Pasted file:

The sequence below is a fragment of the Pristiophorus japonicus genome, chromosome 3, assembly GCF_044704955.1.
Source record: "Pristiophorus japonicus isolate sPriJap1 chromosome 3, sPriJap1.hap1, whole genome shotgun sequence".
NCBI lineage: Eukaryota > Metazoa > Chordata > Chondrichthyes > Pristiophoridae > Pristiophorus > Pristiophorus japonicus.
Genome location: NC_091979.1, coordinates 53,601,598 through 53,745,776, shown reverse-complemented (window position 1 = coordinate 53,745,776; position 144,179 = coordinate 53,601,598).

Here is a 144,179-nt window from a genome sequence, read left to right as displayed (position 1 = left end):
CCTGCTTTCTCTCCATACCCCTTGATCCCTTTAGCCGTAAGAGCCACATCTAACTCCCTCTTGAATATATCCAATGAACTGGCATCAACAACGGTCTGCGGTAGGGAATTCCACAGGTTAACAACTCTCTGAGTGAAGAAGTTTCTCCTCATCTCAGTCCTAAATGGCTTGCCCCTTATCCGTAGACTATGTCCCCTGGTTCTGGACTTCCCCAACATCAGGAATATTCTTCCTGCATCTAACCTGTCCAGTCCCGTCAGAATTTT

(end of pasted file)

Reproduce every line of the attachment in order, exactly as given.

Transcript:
The sequence below is a fragment of the Pristiophorus japonicus genome, chromosome 3, assembly GCF_044704955.1.
Source record: "Pristiophorus japonicus isolate sPriJap1 chromosome 3, sPriJap1.hap1, whole genome shotgun sequence".
NCBI lineage: Eukaryota > Metazoa > Chordata > Chondrichthyes > Pristiophoridae > Pristiophorus > Pristiophorus japonicus.
Genome location: NC_091979.1, coordinates 53,601,598 through 53,745,776, shown reverse-complemented (window position 1 = coordinate 53,745,776; position 144,179 = coordinate 53,601,598).

Here is a 144,179-nt window from a genome sequence, read left to right as displayed (position 1 = left end):
CCTGCTTTCTCTCCATACCCCTTGATCCCTTTAGCCGTAAGAGCCACATCTAACTCCCTCTTGAATATATCCAATGAACTGGCATCAACAACGGTCTGCGGTAGGGAATTCCACAGGTTAACAACTCTCTGAGTGAAGAAGTTTCTCCTCATCTCAGTCCTAAATGGCTTGCCCCTTATCCGTAGACTATGTCCCCTGGTTCTGGACTTCCCCAACATCAGGAATATTCTTCCTGCATCTAACCTGTCCAGTCCCGTCAGAATTTT